Learn something new every day

Janet Clapp
BOOKS CHECKED OUT

There is a book for almost every topic you can imagine. To help manage daily life, cookbooks have recipes, medical books provide information about health, how-to books instruct in do-it-yourself projects, and finance books will help you manage your money. There are books for most stages of life: childhood, adolescence, college, marriage, pregnancy, parenting, careers, retirement, old age, and death. For those who enjoy crafts, there are books about woodworking, quilting, and jewelry making. To learn about the world, there are books about history, culture, art and science. Below is a sample of the large array of subjects to be found on written pages shelved in the library.

What More Can I Say? Why Communication Fails and What to Do About It

by Dianna Booher

“But whatever term you prefer, communication is essentially about making things happen, getting action, changing behavior, or changing minds.” Booher offers nine principles of persuasive communication: trust, collaboration, simplicity, tact, potential, distinction, specificity, emotion and perspective. With multiple easy-to-understand examples, she suggests the most effective means for organizations and people to communicate their messages.

Stanley Plumbing: A Homeowner’s Guide

by Steve Cory

With numerous photographs, this how-to guide instructs you on simple things like unplugging drains, and more complicated tasks like installing a spa tub. Learn how a toilet works, how to install a sump pump, and replace a kitchen faucet using this straightforward guide. “If you are reasonably handy, ready to work carefully and systematically, and have the time to learn and perform a job, you can tackle most of the projects in this book. That includes almost every type of repair and upgrade to your existing system. This book will show you how.”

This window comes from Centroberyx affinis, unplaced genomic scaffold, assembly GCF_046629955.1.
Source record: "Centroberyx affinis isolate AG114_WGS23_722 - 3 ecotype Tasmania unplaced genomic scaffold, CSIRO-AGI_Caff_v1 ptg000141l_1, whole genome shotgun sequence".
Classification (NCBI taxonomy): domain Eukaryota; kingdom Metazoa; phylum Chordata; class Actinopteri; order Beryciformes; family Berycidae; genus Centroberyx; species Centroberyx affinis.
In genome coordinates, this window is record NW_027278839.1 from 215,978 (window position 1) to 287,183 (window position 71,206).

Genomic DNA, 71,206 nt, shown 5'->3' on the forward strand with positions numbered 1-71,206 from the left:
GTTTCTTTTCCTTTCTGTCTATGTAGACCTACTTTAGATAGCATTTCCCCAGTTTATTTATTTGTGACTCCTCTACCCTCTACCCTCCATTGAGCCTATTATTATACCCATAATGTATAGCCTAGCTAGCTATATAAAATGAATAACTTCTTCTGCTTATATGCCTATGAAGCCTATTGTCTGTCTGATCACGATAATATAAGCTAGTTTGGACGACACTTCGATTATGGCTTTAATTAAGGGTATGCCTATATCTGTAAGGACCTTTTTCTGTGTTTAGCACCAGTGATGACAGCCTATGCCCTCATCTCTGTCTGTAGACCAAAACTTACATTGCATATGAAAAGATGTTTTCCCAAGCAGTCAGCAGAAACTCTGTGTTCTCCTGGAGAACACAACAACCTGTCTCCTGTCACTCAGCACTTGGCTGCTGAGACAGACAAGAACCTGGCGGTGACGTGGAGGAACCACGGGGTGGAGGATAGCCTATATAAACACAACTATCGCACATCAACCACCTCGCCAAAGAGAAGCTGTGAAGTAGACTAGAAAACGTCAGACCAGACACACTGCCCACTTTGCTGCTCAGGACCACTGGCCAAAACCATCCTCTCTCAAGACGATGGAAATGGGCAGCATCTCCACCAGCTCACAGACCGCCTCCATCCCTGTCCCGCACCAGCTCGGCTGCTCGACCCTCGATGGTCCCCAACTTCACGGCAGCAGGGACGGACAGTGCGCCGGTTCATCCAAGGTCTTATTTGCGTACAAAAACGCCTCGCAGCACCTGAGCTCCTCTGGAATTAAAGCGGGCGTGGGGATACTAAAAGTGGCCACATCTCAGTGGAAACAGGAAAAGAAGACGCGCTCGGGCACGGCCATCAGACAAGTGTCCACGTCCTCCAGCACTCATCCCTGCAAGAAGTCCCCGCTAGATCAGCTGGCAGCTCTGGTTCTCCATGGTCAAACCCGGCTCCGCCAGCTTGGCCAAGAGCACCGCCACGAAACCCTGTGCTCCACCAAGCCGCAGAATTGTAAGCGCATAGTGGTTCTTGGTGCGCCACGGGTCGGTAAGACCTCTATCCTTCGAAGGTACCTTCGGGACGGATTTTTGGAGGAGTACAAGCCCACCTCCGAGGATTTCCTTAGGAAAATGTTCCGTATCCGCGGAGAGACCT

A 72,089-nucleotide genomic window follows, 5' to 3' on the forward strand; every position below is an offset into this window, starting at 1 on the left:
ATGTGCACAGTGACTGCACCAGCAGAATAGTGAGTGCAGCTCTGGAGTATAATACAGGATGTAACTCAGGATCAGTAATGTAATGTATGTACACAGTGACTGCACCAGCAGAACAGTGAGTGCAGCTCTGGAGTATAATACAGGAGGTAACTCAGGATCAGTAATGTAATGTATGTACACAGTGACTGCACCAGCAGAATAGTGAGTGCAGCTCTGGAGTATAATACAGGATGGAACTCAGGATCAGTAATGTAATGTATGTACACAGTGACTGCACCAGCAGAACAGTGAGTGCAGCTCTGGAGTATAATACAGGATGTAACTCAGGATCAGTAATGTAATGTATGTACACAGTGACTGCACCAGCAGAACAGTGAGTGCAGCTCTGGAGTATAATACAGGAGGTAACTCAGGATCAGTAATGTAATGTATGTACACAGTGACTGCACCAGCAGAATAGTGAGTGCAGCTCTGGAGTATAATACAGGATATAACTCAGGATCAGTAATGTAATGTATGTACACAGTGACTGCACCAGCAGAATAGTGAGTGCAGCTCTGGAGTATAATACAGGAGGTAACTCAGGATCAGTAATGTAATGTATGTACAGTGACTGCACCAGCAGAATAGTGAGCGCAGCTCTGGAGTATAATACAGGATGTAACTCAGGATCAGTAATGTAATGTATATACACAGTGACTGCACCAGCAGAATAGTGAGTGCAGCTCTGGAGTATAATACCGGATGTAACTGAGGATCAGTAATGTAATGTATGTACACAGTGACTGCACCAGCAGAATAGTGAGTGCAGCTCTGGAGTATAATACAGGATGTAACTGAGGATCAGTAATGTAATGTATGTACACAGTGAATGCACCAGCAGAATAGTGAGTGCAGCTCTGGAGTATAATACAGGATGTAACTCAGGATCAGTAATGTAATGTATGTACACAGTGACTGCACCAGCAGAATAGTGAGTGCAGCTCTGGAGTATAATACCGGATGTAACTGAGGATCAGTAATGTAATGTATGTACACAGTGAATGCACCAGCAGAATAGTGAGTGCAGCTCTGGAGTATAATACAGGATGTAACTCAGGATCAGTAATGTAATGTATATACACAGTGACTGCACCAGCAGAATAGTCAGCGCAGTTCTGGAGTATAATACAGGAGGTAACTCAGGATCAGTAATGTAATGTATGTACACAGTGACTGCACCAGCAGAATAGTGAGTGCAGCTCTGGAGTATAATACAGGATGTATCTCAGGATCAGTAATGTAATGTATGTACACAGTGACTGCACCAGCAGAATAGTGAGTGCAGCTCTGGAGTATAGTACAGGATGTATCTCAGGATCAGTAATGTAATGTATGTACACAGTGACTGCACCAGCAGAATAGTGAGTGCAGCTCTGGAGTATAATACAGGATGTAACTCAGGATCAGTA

Healthcare Choices: 5 Steps to Getting the Medical Care You Want and Need

by Archelle Georgiou, MD

“The CARES model is a guided approach I developed to help my family and friends make medical decisions that balance the best medical treatments available with their personal priorities and preferences. This book allows me to share the model and the tools with you so that you too can get the healthcare you want, need, and deserve.” Accompanied by real patient questions and doctor tips, Georgiou outlines steps to take when looking at care options, aging, and shopping for health insurance. “Using CARES doesn’t mean being your own doctor or rejecting the advice of clinical professionals. It does mean having the self-confidence to identify and evaluate all your options so that you can be an active partner in your own health, advocate for yourself, and ultimately make the right healthcare decisions for you.”

People of the World: Cultures and Traditions, Ancestry and Identity

by Catherine Herbert Howell with K. David Harrison

“Human wisdom extends backward and forward in time and emanates from all quarters of the globe. No one culture or ethnic group, civilization or nation has a monopoly on understanding, intelligence, or innovation.” This National Geographic publication uses maps and pictures to enhance the descriptions of groups from Afrikaners in South Africa and Amish in the United States to Zapotec in Mexico.

Gem: The Definitive Visual Guide

This Smithsonian DK title offers beautiful photographs of colorful gems, ornaments, bowls and jewelry. “The precious metals and gemstones that have been used for decoration and trade throughout human history have their origin in the rocks that surround us. The financial worth and perceived value of these precious materials can vary from society to society.” Quotes, artwork, maps, timelines and more furnish additional information about the great variety of the world’s minerals.

Whether or not your New Year’s resolution is to learn something new, the Rutland Free Library has thousands of books on a wide span of subjects, in addition to the titles above. Happy learning, reading and doing!

Janet Clapp

Janet Clapp is an adult services librarian at Rutland Free Library.

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